Are we witnessing the death of a once-great American political party? I stress the qualifier “once”. To describe today’s Republicans as the party of Abraham Lincoln is a smear of the country’s greatest president. In its present diminished and mean-spirited incarnation, it is not even the party of its official latter-day saint, Ronald Reagan. But it is a party in the throes of a split that might prove terminal.
The proximate cause of the disarray is, needless to say, Donald Trump. The events of last week were by any standards breathtaking. After Trump’s Super Tuesday successes, that make him favourite to win the presidential nomination in 2016, John McCain and Mitt Romney – the party’s last two nominees – led an unprecedented uprising by the Republican establishment.
Then came Thursday’s vulgar and acrimonious candidates’ debate, as Ted Cruz and Marco Rubio, Trump’s closest challengers, rounded on him. Romney had savaged the property mogul as a fraud and an impostor, taking aim at “the bullying, the greed, the showing off, the misogyny, the absurd third-grade theatrics”. All those qualities (barring misogyny) were on ample display during the debate. Whether that fact, or the unrelenting assaults on Trump, make any difference is anyone’s guess.
Let’s be clear. The Republican Party has fissured before. Indeed, it was born of a fissure, the 1854 rift in the then Whig party over slavery, before the civil war. There was 1912, when Teddy Roosevelt ran as a third party candidate against his Republican successor and incumbent William Howard Taft, handing the White House to the Democrat Woodrow Wilson. Most recent was the early 1960s showdown between conservative Barry Goldwater and the party’s traditional ruling East Coast Wasp elite.
But these divisions were short lived. Wilson’s presidency proved to be a brief Democratic interregnum. Goldwater’s triumph set an ideological template for the party that survives to this day. Most important, neither crisis created the rift between the party establishment and ordinary voters that Trump – nativist, populist and tough-guy outsider – has now exposed. And it is entirely the establishment’s fault.
For two decades, Republicans have been riding a tiger created by former Speaker Newt Gingrich and his “Republican Revolution” of 1994, that turned Washington politics into perpetual war by other means. Non‑co‑operation was the new rule. Compromise became the dirtiest word in the political lexicon. Trust us, its leaders promised, and the revolution will come.
In the meantime, Republicans shored up their position by rigging Congressional districts in their favour, and by using every means to suppress the vote, heavily Democratic, of blacks and other minorities. Under Barack Obama, whose election many Republicans regarded as an affront to the proper order of things, the obstructionism grew even worse, forcing government shutdowns, and slowing the pace of confirmation of presidential appointments to key positions. By no coincidence, the obstructionism has reached new heights as the Republican-controlled Senate, in total defiance of its constitutional duty, refuses even to consider an Obama nominee for the Supreme Court to replace the conservative justice Antonin Scalia.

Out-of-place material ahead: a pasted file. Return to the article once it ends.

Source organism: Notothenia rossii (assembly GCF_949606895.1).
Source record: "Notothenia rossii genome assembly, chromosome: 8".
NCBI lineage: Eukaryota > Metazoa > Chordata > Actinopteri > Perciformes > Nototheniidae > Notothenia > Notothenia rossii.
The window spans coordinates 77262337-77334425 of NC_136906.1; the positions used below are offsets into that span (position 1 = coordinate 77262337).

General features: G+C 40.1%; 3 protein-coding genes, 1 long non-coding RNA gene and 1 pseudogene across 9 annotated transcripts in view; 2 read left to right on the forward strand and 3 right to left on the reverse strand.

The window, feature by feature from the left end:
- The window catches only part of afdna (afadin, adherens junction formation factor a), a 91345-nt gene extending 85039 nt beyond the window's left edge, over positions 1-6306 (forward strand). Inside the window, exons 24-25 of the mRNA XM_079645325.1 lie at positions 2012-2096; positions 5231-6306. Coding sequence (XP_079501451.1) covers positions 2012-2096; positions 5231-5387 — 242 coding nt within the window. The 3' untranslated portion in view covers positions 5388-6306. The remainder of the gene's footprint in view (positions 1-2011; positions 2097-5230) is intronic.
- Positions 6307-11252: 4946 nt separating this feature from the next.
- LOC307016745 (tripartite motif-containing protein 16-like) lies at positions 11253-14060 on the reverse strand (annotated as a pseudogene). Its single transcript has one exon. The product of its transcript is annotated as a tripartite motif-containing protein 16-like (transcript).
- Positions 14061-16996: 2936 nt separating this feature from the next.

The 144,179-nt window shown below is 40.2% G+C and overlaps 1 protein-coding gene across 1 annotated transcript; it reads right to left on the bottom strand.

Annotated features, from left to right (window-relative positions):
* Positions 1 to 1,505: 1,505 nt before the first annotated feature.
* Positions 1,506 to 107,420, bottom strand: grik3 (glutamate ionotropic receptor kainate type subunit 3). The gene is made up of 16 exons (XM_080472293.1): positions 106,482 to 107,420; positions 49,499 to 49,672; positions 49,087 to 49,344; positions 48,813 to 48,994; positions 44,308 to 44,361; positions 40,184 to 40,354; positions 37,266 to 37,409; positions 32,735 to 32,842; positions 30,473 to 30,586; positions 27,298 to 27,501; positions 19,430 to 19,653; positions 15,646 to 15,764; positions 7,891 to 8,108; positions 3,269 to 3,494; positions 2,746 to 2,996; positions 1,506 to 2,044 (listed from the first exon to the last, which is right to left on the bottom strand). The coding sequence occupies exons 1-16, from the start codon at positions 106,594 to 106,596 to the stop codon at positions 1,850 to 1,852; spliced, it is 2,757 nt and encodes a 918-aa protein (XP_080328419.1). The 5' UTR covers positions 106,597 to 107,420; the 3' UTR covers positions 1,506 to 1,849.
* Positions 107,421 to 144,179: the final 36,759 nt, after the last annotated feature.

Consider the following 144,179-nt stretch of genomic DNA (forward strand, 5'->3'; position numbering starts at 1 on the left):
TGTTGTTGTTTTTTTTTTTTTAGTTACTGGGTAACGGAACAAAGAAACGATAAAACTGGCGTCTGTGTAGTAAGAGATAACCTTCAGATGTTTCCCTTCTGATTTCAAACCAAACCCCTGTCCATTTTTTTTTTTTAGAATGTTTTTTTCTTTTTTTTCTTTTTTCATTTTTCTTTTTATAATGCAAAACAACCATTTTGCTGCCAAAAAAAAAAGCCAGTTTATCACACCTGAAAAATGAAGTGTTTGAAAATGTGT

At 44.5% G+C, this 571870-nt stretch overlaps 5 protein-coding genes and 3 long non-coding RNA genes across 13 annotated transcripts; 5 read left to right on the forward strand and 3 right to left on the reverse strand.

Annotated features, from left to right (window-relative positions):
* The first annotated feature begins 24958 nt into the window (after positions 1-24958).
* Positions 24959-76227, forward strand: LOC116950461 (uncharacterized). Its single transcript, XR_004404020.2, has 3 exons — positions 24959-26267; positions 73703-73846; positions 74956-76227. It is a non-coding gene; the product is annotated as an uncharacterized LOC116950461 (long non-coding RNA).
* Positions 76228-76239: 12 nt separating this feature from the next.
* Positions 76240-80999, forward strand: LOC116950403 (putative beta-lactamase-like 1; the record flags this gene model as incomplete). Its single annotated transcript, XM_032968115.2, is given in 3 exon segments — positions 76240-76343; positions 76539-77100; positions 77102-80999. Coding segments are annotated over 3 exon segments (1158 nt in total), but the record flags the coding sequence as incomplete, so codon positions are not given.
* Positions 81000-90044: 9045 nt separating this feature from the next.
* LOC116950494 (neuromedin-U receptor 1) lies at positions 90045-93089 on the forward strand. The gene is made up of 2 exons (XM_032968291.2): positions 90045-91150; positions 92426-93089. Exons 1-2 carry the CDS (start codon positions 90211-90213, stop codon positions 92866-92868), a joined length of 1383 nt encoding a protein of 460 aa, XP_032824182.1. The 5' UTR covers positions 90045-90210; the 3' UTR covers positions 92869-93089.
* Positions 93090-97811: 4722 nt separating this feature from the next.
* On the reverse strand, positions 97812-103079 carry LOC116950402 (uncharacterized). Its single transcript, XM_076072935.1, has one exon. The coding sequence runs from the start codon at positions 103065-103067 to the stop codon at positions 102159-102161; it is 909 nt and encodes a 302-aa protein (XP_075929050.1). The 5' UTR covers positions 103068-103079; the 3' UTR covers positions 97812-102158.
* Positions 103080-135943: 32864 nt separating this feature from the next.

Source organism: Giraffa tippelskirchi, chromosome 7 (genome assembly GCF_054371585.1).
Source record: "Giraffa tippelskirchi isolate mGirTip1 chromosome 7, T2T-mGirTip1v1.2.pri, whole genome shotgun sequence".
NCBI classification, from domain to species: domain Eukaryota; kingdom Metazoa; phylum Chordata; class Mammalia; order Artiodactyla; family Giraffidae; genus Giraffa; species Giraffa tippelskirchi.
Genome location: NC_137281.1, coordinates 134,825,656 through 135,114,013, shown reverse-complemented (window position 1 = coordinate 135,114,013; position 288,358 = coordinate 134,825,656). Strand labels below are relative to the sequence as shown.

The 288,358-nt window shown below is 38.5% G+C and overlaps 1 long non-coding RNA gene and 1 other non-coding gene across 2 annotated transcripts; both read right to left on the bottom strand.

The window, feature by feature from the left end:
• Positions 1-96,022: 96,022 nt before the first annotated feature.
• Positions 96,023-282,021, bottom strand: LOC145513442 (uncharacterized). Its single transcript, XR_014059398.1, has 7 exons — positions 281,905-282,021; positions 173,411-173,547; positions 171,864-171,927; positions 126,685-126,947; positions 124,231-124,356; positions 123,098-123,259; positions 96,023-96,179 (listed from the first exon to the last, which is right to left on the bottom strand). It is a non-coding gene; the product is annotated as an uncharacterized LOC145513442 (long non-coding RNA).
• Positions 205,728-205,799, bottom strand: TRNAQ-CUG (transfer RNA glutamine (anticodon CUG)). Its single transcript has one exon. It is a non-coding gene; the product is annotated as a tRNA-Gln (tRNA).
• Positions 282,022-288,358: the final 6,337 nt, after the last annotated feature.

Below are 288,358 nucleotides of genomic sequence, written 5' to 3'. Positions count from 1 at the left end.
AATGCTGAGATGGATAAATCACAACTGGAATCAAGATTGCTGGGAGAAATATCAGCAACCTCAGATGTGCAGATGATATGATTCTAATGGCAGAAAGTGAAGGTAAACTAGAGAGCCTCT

Republicans argue that the ideological balance of the court is at stake, and that Americans should have a say in the matter. In fact, Americans disagree. Two-thirds want the Senate to hold hearings and vote on a nominee, who may be announced this week.
Helping to underpin this intransigence has been “birtherism”, the belief – still widespread among Republicans – that Obama is not really an American citizen. In the meantime, the party has long outsourced its PR to a slew of conservative talk-show hosts, excoriating Obama, peddling conspiracy theories and promising that, with one final shove, the revolution would happen.
For a long time this con trick worked. Millions of poorer Americans were persuaded to vote against their economic interests, told by Republican leaders that their country was being stolen from them by a wicked liberal elite propagating such godless evils as abortion, gay rights and gun control.
The paradox has been around for ages, most deftly exposed by the political writer Thomas Frank in his 2004 book What’s the Matter with Kansas – explaining how people in his native state, despite its history of populism and farmers being repeatedly betrayed by the agro-business corporations aligned with Republican Wall Street, vote for the party nonetheless.
Ever since, I’ve wondered how long this suspension of political gravity (and common sense) could continue. But Newton’s law has finally reasserted itself. The promised revolution hasn’t materialised. Instead, Donald Trump has, riding this sense of betrayal by a despised Washington establishment, and an abiding fear among many white Americans, especially poorer ones, that the country was being destroyed by immigrants, Muslim extremists and a political correctness that prevents them from speaking their mind. And when it comes to speaking the unspeakable, no one beats Trump.
Maybe the mass attack by a terrified party elite will burst the Trump balloon. If not, the party faces what could be an existential choice. Does it accept the hostile Trump takeover? Or can it somehow force an open convention in Cleveland in July, where Trump enters with the most delegates, but short of an outright majority, and cook up an acceptable alternative nominee? The risk then would be uproar that the will of the people had been thwarted by backstage manoeuvring by the despised establishment.
In either case the real winner would not be a Republican, but Hillary Clinton. And in either case, the party needs a rebirth. Getting rid of Trump is not enough. The party must change the policies that opened the way for him, otherwise, it may be doomed.
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